However, this was not particularly upsetting to me. Since July 11, 2001*, I have had the following surgeries:
- Roux-en-Y gastric bypass
- Emergency transfusions for menorrhagia ( life-threatening loss of blood due to abnormally heavy menstruation)
- Uterine ablation with dilation and curettage
- Three stomach hernia repair surgeries
- Complete replacement of my left hip
By the time my podiatrist scheduled me for posterior tibial tendon/arch reconstruction, I was emotionally immune to the surgical process. To me, the most difficult part was surgery prep, when the poor anesthesia nurses had to find a vein that didn’t dance away from the IV needles. I learned to joke about the “electric slide” tendencies of my veins to ease the nurses’ anxiety.
My doctor informed me that even though I was a surgery veteran and not at all nervous about going under the knife, foot surgery was “probably the harshest” of the orthopedic procedures. Former patients reported they were in extraordinary pain after surgery, and I would need four to six weeks of intense rehabilitation to learn how to take care of myself without the use of my right foot and leg. After my stay in a rehab facility, I needed to be living in a place that was completely handicapped accessible.
“You won’t be able to put any pressure on that foot for six months,” he told me. “And you will be in a heavy cast for at least that long. You can’t climb stairs at all the way you did after your hip replacement.”
That ruled out the house where I was renting a room at the time. There were very steep steps leading to the front door and back doors, and there was no room for a wheelchair ramp on either stair case. In fact, even the interior of the house was completely inaccessible for someone with my condition because the door frames were too narrow for a wheelchair. The situation was clear—I really needed the surgery, which meant that I had to find another place to live.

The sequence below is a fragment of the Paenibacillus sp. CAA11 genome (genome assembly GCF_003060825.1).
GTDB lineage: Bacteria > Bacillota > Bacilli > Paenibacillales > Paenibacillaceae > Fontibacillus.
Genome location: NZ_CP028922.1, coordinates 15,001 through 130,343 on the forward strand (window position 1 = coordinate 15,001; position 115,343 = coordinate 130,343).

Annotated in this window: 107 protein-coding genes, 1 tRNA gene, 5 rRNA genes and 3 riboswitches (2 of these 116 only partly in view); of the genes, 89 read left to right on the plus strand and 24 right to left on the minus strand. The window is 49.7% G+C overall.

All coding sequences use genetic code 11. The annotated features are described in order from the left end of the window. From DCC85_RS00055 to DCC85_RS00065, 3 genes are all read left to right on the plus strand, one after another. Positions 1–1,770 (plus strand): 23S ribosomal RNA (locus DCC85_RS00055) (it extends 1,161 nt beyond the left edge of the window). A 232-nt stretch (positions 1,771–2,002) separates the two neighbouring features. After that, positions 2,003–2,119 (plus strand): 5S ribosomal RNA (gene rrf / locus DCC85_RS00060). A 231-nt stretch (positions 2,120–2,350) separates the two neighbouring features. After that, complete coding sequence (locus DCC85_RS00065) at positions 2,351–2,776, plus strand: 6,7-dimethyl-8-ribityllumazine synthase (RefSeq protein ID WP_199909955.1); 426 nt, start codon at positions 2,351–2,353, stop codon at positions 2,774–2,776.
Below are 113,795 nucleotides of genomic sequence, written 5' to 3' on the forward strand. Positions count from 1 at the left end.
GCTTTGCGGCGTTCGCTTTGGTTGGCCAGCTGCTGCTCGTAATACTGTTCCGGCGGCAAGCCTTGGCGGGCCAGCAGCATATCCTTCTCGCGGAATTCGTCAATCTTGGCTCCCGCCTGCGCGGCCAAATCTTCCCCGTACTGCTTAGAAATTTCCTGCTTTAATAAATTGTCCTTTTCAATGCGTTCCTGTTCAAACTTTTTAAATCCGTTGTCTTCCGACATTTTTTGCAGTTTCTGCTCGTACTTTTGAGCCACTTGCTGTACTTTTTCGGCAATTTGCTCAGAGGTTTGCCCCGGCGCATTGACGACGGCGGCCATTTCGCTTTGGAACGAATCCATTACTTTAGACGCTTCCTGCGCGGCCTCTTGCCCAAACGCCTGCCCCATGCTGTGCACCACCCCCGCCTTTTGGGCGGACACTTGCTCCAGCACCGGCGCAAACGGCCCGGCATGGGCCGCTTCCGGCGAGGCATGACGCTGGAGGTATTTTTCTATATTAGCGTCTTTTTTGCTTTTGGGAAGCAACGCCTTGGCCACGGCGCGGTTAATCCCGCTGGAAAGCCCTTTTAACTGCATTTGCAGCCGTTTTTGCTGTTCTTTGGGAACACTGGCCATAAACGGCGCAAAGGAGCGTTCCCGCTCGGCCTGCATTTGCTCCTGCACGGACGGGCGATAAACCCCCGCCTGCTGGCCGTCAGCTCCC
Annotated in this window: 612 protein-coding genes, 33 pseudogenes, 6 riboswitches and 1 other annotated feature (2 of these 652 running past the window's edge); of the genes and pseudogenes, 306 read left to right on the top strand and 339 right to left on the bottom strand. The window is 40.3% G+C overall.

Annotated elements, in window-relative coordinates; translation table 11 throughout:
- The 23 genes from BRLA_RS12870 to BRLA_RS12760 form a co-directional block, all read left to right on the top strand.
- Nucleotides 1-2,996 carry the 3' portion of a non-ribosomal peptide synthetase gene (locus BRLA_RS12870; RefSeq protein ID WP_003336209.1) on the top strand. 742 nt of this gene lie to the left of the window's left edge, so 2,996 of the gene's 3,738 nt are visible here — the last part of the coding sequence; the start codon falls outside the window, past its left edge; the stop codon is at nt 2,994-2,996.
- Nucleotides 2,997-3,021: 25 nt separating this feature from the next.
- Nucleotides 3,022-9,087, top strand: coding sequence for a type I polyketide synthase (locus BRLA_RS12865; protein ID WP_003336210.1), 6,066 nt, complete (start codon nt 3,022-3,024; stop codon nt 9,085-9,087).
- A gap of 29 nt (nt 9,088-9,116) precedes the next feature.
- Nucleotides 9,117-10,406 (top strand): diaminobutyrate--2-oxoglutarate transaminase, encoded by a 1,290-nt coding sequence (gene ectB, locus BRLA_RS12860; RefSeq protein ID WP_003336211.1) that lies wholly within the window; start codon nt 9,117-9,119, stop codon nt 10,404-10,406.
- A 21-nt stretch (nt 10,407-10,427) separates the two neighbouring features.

My friend Linda offered a viable solution to me: her brother-in-law, Douglas B. Lacherlich, had been looking for a roommate to share the costs of the house that he owned with his brother and mother. His mother, who was 94 at the time, had to go live in an assisted living facility. The facility required every penny of her measly pension funds plus a supplement from the State of California to pay for her care. This meant Dougie could no longer depend on his Mom to pay for half of the monthly expenses, especially since they were more his income from state disability could pay. He had rented out his mother’s old bedroom in the past, but the roommates never lasted for long. That should have been a foreshadowing moment for me when I found that out, but at the time, I was more concerned with finding a suitable place to live after surgery. Dougie’s habitat, which was actually a fair looking mobile home, had a ramp and doors wide enough for a wheelchair. That was good enough for me.